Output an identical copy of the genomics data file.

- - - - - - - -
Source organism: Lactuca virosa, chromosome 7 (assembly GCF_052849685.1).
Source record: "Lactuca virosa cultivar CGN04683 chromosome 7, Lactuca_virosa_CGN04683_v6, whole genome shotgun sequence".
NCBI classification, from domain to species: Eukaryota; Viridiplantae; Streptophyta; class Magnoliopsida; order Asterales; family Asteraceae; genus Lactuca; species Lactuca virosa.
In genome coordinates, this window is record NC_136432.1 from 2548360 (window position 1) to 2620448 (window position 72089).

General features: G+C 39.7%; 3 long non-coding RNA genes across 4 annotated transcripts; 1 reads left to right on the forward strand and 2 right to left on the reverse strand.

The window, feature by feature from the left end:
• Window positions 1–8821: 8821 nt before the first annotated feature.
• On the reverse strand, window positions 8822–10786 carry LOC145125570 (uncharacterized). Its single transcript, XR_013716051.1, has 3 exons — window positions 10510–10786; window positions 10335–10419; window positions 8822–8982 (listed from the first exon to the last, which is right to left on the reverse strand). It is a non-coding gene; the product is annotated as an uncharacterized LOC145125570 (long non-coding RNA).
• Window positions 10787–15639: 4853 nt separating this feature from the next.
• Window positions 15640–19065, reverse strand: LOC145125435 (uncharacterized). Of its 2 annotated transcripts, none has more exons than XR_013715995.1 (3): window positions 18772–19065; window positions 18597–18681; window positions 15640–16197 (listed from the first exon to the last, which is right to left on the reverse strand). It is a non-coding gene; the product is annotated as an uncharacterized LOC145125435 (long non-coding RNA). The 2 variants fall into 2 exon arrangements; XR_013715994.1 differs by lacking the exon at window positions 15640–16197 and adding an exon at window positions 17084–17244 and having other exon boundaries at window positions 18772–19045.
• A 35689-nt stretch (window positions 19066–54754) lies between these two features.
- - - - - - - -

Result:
Source organism: Lactuca virosa, chromosome 7 (assembly GCF_052849685.1).
Source record: "Lactuca virosa cultivar CGN04683 chromosome 7, Lactuca_virosa_CGN04683_v6, whole genome shotgun sequence".
NCBI classification, from domain to species: Eukaryota; Viridiplantae; Streptophyta; class Magnoliopsida; order Asterales; family Asteraceae; genus Lactuca; species Lactuca virosa.
In genome coordinates, this window is record NC_136432.1 from 2548360 (window position 1) to 2620448 (window position 72089).

General features: G+C 39.7%; 3 long non-coding RNA genes across 4 annotated transcripts; 1 reads left to right on the forward strand and 2 right to left on the reverse strand.

The window, feature by feature from the left end:
• Window positions 1–8821: 8821 nt before the first annotated feature.
• On the reverse strand, window positions 8822–10786 carry LOC145125570 (uncharacterized). Its single transcript, XR_013716051.1, has 3 exons — window positions 10510–10786; window positions 10335–10419; window positions 8822–8982 (listed from the first exon to the last, which is right to left on the reverse strand). It is a non-coding gene; the product is annotated as an uncharacterized LOC145125570 (long non-coding RNA).
• Window positions 10787–15639: 4853 nt separating this feature from the next.
• Window positions 15640–19065, reverse strand: LOC145125435 (uncharacterized). Of its 2 annotated transcripts, none has more exons than XR_013715995.1 (3): window positions 18772–19065; window positions 18597–18681; window positions 15640–16197 (listed from the first exon to the last, which is right to left on the reverse strand). It is a non-coding gene; the product is annotated as an uncharacterized LOC145125435 (long non-coding RNA). The 2 variants fall into 2 exon arrangements; XR_013715994.1 differs by lacking the exon at window positions 15640–16197 and adding an exon at window positions 17084–17244 and having other exon boundaries at window positions 18772–19045.
• A 35689-nt stretch (window positions 19066–54754) lies between these two features.